The Reserve Bank of Zimbabwe (RBZ) is ceding a controlling stake in the country’s sole gold buyer and refiner, Fidelity Printers & Refiners, in an effort to boost compliance levels in the trading of the yellow metal.
Authorities say at least US$100 million worth of gold is smuggled out of the country every month amid disgruntlement from producers with regards to pricing and payment modalities for gold delivered to Fidelity Printers & Refiners (Fidelity).
Delays in the payment of gold deliveries has in the past led to temporary mine closures by some of the country’s biggest gold producers such as RioZim.
Fidelity, which is responsible for printing and minting Zimbabwe’s local currency, will first have to be split into two before the gold buying and refining side of the business is sold.
Once split, the RBZ will cede a 60 percent stake of the gold buying and refining business to miners, a model similar to the Rand Refinery, South Africa’s biggest refinery, which is owned by some of that country’s biggest gold producers.
Zimbabwe counts Blanket Mine, Freda Rebecca, and RioTinto among some of its large mine houses.
“The unbundling of FPR is designed to partially privatise the gold refining business by allowing private players to acquire a stake therein and in the process secure and endear the private sector’s interests in the production and marketing of gold in Zimbabwe,” RBZ said in a statement on Wednesday.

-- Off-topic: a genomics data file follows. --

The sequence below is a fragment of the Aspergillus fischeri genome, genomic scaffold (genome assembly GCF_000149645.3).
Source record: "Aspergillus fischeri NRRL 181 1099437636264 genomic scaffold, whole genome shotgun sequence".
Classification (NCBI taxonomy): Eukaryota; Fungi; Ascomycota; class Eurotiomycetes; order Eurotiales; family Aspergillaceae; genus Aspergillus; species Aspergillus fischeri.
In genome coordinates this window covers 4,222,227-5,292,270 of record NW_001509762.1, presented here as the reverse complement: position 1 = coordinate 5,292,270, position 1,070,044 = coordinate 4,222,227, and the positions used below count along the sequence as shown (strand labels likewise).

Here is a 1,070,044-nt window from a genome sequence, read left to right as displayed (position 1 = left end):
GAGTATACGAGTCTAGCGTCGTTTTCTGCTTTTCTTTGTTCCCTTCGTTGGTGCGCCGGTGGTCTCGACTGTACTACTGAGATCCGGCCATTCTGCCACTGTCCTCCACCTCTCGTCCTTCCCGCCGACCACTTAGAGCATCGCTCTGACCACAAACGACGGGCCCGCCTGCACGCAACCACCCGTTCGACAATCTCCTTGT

“By being part of the decision making process on gold trading, it is expected that the gold producers’ compliance levels in the trading of gold will significantly increase.
Accordingly, the bank shall retain 40 percent shareholding in FPR and dispose of 60 percent shareholding to both the large-scale and small-scale gold producers.”
Based on the average quantity of gold delivered to FPR over the past three years, large scale miners will hold a 50 percent shareholding in FPR, while 3 percent will go to gold buying agents and the remaining 7 percent to the small scale producers through their representative bodies.
The central bank also announced the disposal of Tuli Coal (Private) Limited in a move to fulfil the bank’s long-held desire to sell its entire equity in the asset, which is capable of predominantly producing thermal coal, for the benefit of the economy.